Transmyocardial Laser Revascularization
Transmyocardial laser revascularization is a surgical technique that attempts to improve the blood supply to ischemic myocardium by using a high-powered laser to create multiple minute (1mm) channels, which traverse the heart muscle (transmyocardial). One theory is that these new channels may bring blood from the ventricular cavity directly into the myocardium. The result would therefore be that the heart functions more like a reptilian heart, in which a significant portion of the heart's blood supply comes directly from the left ventricular cavity (sinusoidal blood flow). Another theory is that these channels trigger the in growth of tiny blood vessels into the area treated (angiogenesis).
These transmyocardial channels are placed in the area of myocardium at risk (ischemic) approximately one cm apart, so that there is multiple channel perfusion of ischemic area or areas. For the procedure, the patient is given general anesthesia but in many cases the patient may not be placed on the heart lung machine.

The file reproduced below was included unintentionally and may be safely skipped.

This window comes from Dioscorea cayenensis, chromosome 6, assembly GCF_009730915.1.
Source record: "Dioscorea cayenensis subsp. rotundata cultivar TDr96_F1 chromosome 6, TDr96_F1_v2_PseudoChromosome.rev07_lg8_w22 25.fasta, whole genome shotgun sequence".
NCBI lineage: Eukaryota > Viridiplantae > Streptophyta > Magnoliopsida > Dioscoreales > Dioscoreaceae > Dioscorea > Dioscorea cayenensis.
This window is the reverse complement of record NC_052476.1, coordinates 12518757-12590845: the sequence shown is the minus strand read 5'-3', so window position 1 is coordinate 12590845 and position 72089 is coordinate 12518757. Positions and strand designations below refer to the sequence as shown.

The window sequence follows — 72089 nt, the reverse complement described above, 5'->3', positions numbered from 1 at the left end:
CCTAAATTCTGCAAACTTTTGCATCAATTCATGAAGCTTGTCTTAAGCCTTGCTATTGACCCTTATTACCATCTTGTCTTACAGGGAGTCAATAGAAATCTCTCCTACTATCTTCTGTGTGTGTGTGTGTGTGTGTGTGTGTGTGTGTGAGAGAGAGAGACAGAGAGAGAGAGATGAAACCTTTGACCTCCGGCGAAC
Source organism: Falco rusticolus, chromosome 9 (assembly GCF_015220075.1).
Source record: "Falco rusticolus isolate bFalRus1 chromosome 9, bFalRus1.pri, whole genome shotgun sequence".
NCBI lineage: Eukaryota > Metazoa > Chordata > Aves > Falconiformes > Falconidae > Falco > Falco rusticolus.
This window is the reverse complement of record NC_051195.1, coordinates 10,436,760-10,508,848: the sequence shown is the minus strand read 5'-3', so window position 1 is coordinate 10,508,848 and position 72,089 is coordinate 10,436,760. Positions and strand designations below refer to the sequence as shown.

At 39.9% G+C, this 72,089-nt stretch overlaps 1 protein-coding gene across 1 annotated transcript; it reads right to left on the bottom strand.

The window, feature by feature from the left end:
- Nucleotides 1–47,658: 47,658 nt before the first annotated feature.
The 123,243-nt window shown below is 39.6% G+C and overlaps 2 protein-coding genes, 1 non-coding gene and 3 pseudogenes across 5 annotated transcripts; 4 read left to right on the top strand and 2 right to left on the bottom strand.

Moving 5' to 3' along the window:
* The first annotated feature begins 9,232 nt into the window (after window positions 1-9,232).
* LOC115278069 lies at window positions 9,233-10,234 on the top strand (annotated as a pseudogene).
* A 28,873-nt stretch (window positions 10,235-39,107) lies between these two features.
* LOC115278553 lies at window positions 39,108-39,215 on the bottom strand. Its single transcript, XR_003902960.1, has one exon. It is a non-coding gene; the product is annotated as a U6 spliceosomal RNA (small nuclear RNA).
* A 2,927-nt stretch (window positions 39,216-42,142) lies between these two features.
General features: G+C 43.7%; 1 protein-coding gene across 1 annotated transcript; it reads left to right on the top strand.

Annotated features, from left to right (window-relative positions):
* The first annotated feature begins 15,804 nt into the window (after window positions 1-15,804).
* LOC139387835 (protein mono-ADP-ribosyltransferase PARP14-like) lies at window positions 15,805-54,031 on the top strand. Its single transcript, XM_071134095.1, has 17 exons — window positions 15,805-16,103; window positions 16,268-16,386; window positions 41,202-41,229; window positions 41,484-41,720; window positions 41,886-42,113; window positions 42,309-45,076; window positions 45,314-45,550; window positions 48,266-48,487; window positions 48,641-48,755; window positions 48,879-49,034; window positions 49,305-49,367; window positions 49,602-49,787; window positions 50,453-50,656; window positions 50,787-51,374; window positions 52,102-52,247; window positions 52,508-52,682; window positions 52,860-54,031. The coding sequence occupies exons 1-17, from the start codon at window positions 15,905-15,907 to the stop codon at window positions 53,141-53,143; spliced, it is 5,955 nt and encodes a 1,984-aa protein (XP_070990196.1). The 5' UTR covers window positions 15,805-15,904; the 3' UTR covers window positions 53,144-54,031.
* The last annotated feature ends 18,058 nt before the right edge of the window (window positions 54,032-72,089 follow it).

This technique is generally reserved for patients who have "end-stage coronary artery disease" that cannot be corrected by the usual means. Meaning that there is either poor runoff or no place to perform a conventional revascularization either by coronary artery bypass or interventional techniques by the cardiologist, such as angioplasty or stenting.
In all cases patients should have a radioactive perfusion scan which shows evidence of reversible ischemia. That is, there should be areas of myocardium that are ischemic (lacking sufficient blood supply) but not infarcted (dead). The patients should have reasonable heart wall function, with left ventricular ejection fractions above 0.20%. Patients should have very severe disabling angina and should be on maximal medical therapy.